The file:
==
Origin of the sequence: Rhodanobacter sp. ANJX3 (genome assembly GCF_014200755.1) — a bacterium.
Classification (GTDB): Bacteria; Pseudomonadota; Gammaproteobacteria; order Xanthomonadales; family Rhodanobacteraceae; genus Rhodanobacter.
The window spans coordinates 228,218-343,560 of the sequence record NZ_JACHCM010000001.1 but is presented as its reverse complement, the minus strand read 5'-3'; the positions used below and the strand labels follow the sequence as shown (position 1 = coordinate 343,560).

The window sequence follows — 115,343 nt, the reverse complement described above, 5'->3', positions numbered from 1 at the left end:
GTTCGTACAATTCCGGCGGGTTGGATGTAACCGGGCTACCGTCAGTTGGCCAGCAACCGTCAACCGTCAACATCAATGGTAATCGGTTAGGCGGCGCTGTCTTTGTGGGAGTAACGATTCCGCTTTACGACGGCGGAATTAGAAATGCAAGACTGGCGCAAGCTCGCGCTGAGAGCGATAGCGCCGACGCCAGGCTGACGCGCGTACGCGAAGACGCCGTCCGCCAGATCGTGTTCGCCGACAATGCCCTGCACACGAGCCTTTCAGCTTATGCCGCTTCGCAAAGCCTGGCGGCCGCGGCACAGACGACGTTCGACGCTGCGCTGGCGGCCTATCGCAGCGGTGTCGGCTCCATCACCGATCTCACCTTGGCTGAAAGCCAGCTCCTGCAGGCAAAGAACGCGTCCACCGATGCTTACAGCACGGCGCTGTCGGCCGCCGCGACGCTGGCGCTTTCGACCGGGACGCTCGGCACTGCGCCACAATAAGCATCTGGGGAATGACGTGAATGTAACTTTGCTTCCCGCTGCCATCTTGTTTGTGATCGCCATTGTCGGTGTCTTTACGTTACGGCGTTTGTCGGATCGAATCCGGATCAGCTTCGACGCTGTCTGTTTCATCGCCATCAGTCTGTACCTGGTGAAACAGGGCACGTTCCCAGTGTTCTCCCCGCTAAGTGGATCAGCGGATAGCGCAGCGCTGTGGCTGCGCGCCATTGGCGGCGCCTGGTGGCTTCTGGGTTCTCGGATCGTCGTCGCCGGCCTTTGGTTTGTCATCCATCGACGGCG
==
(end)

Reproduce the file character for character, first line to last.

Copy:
Origin of the sequence: Rhodanobacter sp. ANJX3 (genome assembly GCF_014200755.1) — a bacterium.
Classification (GTDB): Bacteria; Pseudomonadota; Gammaproteobacteria; order Xanthomonadales; family Rhodanobacteraceae; genus Rhodanobacter.
The window spans coordinates 228,218-343,560 of the sequence record NZ_JACHCM010000001.1 but is presented as its reverse complement, the minus strand read 5'-3'; the positions used below and the strand labels follow the sequence as shown (position 1 = coordinate 343,560).

The window sequence follows — 115,343 nt, the reverse complement described above, 5'->3', positions numbered from 1 at the left end:
GTTCGTACAATTCCGGCGGGTTGGATGTAACCGGGCTACCGTCAGTTGGCCAGCAACCGTCAACCGTCAACATCAATGGTAATCGGTTAGGCGGCGCTGTCTTTGTGGGAGTAACGATTCCGCTTTACGACGGCGGAATTAGAAATGCAAGACTGGCGCAAGCTCGCGCTGAGAGCGATAGCGCCGACGCCAGGCTGACGCGCGTACGCGAAGACGCCGTCCGCCAGATCGTGTTCGCCGACAATGCCCTGCACACGAGCCTTTCAGCTTATGCCGCTTCGCAAAGCCTGGCGGCCGCGGCACAGACGACGTTCGACGCTGCGCTGGCGGCCTATCGCAGCGGTGTCGGCTCCATCACCGATCTCACCTTGGCTGAAAGCCAGCTCCTGCAGGCAAAGAACGCGTCCACCGATGCTTACAGCACGGCGCTGTCGGCCGCCGCGACGCTGGCGCTTTCGACCGGGACGCTCGGCACTGCGCCACAATAAGCATCTGGGGAATGACGTGAATGTAACTTTGCTTCCCGCTGCCATCTTGTTTGTGATCGCCATTGTCGGTGTCTTTACGTTACGGCGTTTGTCGGATCGAATCCGGATCAGCTTCGACGCTGTCTGTTTCATCGCCATCAGTCTGTACCTGGTGAAACAGGGCACGTTCCCAGTGTTCTCCCCGCTAAGTGGATCAGCGGATAGCGCAGCGCTGTGGCTGCGCGCCATTGGCGGCGCCTGGTGGCTTCTGGGTTCTCGGATCGTCGTCGCCGGCCTTTGGTTTGTCATCCATCGACGGCG